Latitude: The Vaselines/St Etienne
To the UNCUT Arena, then, and the Vaselines and St Etienne. Two bands who, although wildly different in sound and execution both, astonishingly, emerged from the same kind of cultural environment.
I’m talking, of course, about C86. Eugene Kelly and Frances McKee formed the Vaselines in Glasgow in that year, and were part of the Glasgow scene that also gave us the Shop Assistants, the Pastels, Primal Scream and any number of other bands to jingle a jangle with some nice hairgrip harmonies on the top. In a previous life, St Etienne’s Bob Stanley ran the Caff label and fanzine that was closely modelled around the Sarah label, another key piece of the C86 jigsaw. Indeed, St Etienne’s great, los,t second single, “Kiss And Make Up”, ticked a number of C86 friendly boxes, having been a cover of a song by Sarah band the Field Mice, while a version of it was in fact released by Sarah.
Anyway, without wishing to get into the rather tedious forensic detail of all this, let’s talk a bit about the Vaselines’ set. This is, as you may know, one of a handful shows they’ve played since getting back together in April last year. Best known, perhaps, as one of Kurt Cobain’s favourite bands (his only daughter, Frances Bean, is named after McKee), they’re testament to the enduring brilliance of a lot of these C86 songs – a movement criminally overlooked, it strikes me, but in fact hugely under acknowledged for its importance on the development of the UK indie scene.
So, “Molly’s Lips”, “Son Of A Gun” and “Jesus Doesn’t Want Me For A Sunbeam” are blessed with a simple, beautiful pop sheen. Kelly might whip up a quite impressive noise on his guitar, but his and McKee’s unerring ear for melody is unavoidable. No song, incidentally, seems to last for more that 2 minutes 30 seconds, which is further evidence of the band’s astonishing song writing skills.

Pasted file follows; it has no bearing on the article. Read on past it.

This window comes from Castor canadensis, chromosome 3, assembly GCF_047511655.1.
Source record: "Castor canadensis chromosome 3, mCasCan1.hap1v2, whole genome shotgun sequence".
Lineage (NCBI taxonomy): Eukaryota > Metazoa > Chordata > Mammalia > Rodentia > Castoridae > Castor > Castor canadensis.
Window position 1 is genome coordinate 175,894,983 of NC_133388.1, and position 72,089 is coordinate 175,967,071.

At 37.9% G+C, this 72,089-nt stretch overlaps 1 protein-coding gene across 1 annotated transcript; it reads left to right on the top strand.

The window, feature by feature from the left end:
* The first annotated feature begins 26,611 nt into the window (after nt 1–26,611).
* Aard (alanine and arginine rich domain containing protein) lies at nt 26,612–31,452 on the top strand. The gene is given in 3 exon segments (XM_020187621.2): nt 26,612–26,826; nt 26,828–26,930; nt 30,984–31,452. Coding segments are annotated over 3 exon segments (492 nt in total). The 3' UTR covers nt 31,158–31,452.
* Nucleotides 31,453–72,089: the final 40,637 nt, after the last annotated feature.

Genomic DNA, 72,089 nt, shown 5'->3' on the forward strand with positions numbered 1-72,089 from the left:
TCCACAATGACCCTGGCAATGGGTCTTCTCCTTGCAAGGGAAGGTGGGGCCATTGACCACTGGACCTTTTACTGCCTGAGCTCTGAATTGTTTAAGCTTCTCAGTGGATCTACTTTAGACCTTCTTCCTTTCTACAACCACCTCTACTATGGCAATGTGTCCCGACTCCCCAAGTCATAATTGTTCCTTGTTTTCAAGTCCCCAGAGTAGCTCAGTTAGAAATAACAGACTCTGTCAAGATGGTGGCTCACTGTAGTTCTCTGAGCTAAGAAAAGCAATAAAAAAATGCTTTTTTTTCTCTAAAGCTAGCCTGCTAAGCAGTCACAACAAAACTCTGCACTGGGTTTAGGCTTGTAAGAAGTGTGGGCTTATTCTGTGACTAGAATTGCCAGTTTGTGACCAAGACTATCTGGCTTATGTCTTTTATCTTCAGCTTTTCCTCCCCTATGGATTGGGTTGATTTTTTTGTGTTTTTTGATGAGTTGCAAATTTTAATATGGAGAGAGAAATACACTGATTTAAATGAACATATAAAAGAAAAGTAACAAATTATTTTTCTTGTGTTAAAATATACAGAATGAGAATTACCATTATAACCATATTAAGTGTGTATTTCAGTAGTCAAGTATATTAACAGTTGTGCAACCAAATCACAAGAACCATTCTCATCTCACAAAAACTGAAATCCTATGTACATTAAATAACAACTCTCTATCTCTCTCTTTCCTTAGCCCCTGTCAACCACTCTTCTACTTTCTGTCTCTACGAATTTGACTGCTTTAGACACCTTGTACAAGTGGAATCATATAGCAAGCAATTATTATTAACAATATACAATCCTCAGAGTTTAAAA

Entertainingly, for a band so associated with a specific tweeness, their between song banter is hilarious, and pretty foul mouthed.
“American accents give me the horn,” says McKee. “Is there anyone here with an American accent? Oh, and it’s two things. It’s not just the accent, you’ve got to have a really big dick as well.”
You can take the girl out of Glasgow, it seems, but you can’t take Glasgow out of the girl.
Of course, this isn’t the kind of language you’d expect to hear from St Etienne’s Sarah Cracknell. As always, she exercises considerable, almost regal grace as she strolls on stage at the start of St Etienne’s set, dressed in what looks like a sharp black suit. It’s interesting to note, perhaps, how Kelly and McKee have mostly stayed within the original parameters of the C86 scene; yet Stanley, along with Cracknell and Pete Wiggs, too it in a completely different direction. In a way, I suppose, it’s a similar trajectory to Primal Scream, who also evolved beyond their C86 origins to embrace dance music. In fact, St Etienne provide Latitude with a much-needed injection of pop fun. There is a heavy reliance on their brilliant debut, Foxbase Alpha, so we get “Nothing Can Stop Us”, “Spring” and a storming, bass-heavy version of “Only Love Can Break Your Heart” that has the rammed UNCUT Arena bouncing with collective joy. The latest single, “Method Of Modern Love”, is clearly indebted to Kylie Ann Minogue OBE’s “The One”, but we shall let that pass – after all, Kylie did cover “Nothing Can Stop Us” once. And, one day, I’d love to hear "When Are You Coming Home?", the unreleased Kylie/St Etienne collaboration from the 1994 Kylie Minogue album sessions.
In fact, it’s interesting to see the way St Etienne developed beyond their Balearic origins, as evidenced here by “Burned Out Car” and “He’s On The Phone”, which are both pumping Euro pop House numbers. A great version of slow-motion techno “Like A Motorway” works for me.
Anyway, Nick Cave’s on in a minute, and I fancy buying some artisan cheese. That’s all from me this year – Allan’s down the front for Magazine, I hope, Louis should be blogging about Gossip and then Terry’ll be wrapping things up with his Cave blog later.
I hope you’re enjoyed reading our witterings!